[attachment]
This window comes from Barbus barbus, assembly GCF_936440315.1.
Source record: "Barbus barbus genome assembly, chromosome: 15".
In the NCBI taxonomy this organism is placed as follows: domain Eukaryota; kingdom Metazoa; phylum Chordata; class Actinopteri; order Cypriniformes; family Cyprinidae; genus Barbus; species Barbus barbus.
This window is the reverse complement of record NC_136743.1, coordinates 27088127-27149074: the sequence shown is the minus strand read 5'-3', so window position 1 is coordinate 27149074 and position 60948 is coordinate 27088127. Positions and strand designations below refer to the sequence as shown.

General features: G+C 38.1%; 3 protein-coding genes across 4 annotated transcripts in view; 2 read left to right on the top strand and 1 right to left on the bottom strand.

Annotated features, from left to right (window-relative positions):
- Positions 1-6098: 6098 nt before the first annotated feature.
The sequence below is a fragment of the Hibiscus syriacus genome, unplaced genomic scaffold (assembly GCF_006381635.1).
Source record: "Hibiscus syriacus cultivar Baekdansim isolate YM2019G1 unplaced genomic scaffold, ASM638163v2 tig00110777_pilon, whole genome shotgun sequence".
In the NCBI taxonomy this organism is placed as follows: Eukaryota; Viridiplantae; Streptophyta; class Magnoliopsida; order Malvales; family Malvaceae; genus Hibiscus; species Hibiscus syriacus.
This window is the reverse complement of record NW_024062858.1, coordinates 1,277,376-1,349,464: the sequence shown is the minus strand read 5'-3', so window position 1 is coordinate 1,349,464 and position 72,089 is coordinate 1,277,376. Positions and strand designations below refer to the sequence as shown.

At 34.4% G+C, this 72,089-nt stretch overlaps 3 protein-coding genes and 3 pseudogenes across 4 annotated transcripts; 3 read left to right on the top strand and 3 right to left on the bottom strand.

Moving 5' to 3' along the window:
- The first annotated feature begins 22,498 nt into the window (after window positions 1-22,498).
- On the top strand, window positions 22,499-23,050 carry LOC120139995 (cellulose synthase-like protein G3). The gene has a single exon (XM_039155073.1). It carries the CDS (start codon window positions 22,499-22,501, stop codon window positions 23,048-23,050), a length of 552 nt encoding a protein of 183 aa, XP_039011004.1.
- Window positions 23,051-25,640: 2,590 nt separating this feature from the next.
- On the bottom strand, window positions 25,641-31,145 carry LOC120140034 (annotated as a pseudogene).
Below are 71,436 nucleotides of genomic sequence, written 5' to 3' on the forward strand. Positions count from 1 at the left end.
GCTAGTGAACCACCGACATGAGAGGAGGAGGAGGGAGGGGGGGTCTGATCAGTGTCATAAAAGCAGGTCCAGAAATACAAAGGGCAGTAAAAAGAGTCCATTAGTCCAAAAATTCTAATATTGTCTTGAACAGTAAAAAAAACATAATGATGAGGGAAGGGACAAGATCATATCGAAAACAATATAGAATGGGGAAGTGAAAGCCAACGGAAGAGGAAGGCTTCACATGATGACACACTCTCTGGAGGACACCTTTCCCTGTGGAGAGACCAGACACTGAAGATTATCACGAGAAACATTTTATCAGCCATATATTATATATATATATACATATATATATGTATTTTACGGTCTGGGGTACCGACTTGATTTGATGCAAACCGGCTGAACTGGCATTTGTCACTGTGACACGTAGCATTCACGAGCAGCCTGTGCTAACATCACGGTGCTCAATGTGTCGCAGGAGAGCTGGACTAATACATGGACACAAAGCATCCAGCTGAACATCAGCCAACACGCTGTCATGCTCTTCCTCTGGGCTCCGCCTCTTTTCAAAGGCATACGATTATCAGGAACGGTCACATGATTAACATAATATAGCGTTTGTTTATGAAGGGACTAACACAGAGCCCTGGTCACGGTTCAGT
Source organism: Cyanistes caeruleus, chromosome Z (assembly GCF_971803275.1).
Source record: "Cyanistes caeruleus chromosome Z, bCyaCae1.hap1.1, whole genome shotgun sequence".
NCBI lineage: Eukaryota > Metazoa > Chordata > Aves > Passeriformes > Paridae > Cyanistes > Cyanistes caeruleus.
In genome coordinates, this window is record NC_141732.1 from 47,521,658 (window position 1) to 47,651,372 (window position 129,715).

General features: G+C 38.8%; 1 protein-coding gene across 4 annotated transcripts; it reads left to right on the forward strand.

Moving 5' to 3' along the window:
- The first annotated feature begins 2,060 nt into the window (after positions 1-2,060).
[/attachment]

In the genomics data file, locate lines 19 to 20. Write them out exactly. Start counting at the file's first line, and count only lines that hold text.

GCTAGTGAACCACCGACATGAGAGGAGGAGGAGGGAGGGGGGGTCTGATCAGTGTCATAAAAGCAGGTCCAGAAATACAAAGGGCAGTAAAAAGAGTCCATTAGTCCAAAAATTCTAATATTGTCTTGAACAGTAAAAAAAACATAATGATGAGGGAAGGGACAAGATCATATCGAAAACAATATAGAATGGGGAAGTGAAAGCCAACGGAAGAGGAAGGCTTCACATGATGACACACTCTCTGGAGGACACCTTTCCCTGTGGAGAGACCAGACACTGAAGATTATCACGAGAAACATTTTATCAGCCATATATTATATATATATATACATATATATATGTATTTTACGGTCTGGGGTACCGACTTGATTTGATGCAAACCGGCTGAACTGGCATTTGTCACTGTGACACGTAGCATTCACGAGCAGCCTGTGCTAACATCACGGTGCTCAATGTGTCGCAGGAGAGCTGGACTAATACATGGACACAAAGCATCCAGCTGAACATCAGCCAACACGCTGTCATGCTCTTCCTCTGGGCTCCGCCTCTTTTCAAAGGCATACGATTATCAGGAACGGTCACATGATTAACATAATATAGCGTTTGTTTATGAAGGGACTAACACAGAGCCCTGGTCACGGTTCAGT
Source organism: Cyanistes caeruleus, chromosome Z (assembly GCF_971803275.1).